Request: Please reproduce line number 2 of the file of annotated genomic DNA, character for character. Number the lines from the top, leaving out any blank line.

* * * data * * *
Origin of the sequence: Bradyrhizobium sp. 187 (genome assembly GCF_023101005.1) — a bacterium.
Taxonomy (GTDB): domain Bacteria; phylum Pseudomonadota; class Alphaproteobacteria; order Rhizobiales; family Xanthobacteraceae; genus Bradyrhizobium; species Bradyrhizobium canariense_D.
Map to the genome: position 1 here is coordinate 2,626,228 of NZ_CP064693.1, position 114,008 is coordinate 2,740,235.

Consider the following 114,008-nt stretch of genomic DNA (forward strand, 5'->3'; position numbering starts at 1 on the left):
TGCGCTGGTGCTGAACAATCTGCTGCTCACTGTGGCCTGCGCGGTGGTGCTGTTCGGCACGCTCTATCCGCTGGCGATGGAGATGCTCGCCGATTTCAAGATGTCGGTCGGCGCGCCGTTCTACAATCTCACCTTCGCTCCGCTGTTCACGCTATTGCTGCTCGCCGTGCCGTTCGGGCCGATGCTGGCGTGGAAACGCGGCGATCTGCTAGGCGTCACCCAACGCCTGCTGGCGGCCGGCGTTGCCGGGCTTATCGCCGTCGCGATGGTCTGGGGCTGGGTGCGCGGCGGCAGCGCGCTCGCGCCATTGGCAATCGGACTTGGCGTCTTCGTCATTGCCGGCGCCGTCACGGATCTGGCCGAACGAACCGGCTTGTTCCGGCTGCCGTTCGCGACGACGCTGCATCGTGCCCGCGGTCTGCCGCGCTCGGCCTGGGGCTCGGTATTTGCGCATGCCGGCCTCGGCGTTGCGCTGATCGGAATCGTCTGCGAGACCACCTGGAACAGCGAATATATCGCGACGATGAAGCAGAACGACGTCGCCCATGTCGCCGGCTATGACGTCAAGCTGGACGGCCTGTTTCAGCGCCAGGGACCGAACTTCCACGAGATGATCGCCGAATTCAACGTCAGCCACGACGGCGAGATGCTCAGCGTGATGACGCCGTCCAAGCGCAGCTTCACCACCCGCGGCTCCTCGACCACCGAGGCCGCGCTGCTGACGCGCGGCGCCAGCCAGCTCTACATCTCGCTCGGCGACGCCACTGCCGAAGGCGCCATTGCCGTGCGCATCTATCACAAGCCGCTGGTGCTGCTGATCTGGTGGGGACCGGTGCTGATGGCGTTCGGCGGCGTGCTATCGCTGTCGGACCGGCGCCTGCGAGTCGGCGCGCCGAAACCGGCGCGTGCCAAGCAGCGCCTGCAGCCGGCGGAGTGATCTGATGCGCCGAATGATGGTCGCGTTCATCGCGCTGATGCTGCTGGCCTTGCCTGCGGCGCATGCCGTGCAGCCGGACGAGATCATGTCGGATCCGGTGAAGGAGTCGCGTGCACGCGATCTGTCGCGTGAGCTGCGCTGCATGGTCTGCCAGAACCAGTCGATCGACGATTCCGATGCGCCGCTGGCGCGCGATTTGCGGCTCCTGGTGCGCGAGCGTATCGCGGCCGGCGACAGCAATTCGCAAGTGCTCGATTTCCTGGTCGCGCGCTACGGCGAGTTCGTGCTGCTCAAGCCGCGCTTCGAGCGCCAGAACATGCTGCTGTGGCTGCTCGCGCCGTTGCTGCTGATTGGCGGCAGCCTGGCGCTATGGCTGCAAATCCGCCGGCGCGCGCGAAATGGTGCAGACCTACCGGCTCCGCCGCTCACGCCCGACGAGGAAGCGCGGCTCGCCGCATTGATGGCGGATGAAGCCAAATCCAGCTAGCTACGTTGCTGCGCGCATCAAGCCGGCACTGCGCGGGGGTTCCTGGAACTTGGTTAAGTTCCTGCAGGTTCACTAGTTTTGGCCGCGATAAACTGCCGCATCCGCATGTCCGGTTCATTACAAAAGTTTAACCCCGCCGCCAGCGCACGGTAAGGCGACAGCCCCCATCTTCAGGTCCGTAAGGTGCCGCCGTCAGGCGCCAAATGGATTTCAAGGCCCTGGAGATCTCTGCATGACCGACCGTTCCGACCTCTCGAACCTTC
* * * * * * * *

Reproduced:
Taxonomy (GTDB): domain Bacteria; phylum Pseudomonadota; class Alphaproteobacteria; order Rhizobiales; family Xanthobacteraceae; genus Bradyrhizobium; species Bradyrhizobium canariense_D.